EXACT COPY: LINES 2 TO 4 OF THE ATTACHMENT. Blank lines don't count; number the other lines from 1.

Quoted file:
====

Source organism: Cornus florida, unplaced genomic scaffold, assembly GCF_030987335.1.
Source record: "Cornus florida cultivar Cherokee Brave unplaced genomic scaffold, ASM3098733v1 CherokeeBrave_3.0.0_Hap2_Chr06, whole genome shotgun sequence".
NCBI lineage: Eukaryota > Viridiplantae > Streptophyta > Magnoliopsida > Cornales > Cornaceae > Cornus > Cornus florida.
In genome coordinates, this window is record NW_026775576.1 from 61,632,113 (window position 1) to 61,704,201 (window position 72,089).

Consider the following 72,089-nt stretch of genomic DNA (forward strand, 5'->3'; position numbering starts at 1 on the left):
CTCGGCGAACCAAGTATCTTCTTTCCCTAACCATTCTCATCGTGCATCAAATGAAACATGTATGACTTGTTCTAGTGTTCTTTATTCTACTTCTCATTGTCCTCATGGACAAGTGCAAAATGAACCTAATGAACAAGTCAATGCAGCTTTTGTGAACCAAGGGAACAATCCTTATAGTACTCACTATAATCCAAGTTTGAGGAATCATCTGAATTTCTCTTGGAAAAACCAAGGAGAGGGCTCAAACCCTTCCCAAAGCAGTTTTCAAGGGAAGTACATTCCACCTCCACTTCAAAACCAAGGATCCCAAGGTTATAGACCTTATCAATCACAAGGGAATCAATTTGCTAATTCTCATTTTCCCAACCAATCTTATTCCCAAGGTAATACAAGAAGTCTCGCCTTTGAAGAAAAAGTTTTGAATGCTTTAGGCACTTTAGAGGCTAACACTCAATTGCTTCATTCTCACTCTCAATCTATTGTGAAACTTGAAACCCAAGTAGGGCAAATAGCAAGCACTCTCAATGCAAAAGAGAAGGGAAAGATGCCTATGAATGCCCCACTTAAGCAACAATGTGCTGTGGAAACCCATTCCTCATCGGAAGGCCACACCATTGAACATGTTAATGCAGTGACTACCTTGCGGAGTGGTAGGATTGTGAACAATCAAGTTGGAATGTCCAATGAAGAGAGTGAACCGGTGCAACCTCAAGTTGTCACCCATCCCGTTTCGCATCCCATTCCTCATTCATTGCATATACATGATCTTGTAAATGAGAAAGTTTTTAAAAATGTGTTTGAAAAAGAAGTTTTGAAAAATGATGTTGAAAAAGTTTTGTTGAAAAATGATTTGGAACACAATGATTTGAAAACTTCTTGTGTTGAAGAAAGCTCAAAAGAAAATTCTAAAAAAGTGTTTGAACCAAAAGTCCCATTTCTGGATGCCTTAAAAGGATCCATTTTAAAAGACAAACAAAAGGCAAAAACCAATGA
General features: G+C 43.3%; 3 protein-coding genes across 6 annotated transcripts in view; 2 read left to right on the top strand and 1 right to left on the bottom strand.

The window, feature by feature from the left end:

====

Source record: "Cornus florida cultivar Cherokee Brave unplaced genomic scaffold, ASM3098733v1 CherokeeBrave_3.0.0_Hap2_Chr06, whole genome shotgun sequence".
NCBI lineage: Eukaryota > Viridiplantae > Streptophyta > Magnoliopsida > Cornales > Cornaceae > Cornus > Cornus florida.
In genome coordinates, this window is record NW_026775576.1 from 61,632,113 (window position 1) to 61,704,201 (window position 72,089).